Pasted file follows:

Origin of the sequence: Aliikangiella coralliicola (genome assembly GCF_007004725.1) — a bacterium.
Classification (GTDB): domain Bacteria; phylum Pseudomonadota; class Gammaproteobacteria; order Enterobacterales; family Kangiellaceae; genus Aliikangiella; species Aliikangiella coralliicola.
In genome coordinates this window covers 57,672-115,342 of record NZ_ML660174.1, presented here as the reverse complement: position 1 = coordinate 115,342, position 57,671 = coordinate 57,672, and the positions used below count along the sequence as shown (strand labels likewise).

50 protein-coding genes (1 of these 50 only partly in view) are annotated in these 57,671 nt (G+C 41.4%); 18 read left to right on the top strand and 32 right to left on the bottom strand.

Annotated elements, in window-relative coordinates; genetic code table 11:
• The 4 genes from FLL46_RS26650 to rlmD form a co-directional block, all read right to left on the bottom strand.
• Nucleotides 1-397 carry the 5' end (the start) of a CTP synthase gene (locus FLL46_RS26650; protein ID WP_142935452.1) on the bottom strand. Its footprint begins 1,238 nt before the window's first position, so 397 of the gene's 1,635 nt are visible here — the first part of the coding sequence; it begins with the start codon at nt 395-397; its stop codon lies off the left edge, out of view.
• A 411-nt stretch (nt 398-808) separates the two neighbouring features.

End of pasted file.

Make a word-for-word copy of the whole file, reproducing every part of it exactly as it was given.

Origin of the sequence: Aliikangiella coralliicola (genome assembly GCF_007004725.1) — a bacterium.
Classification (GTDB): domain Bacteria; phylum Pseudomonadota; class Gammaproteobacteria; order Enterobacterales; family Kangiellaceae; genus Aliikangiella; species Aliikangiella coralliicola.
In genome coordinates this window covers 57,672-115,342 of record NZ_ML660174.1, presented here as the reverse complement: position 1 = coordinate 115,342, position 57,671 = coordinate 57,672, and the positions used below count along the sequence as shown (strand labels likewise).

50 protein-coding genes (1 of these 50 only partly in view) are annotated in these 57,671 nt (G+C 41.4%); 18 read left to right on the top strand and 32 right to left on the bottom strand.

Annotated elements, in window-relative coordinates; genetic code table 11:
• The 4 genes from FLL46_RS26650 to rlmD form a co-directional block, all read right to left on the bottom strand.
• Nucleotides 1-397 carry the 5' end (the start) of a CTP synthase gene (locus FLL46_RS26650; protein ID WP_142935452.1) on the bottom strand. Its footprint begins 1,238 nt before the window's first position, so 397 of the gene's 1,635 nt are visible here — the first part of the coding sequence; it begins with the start codon at nt 395-397; its stop codon lies off the left edge, out of view.
• A 411-nt stretch (nt 398-808) separates the two neighbouring features.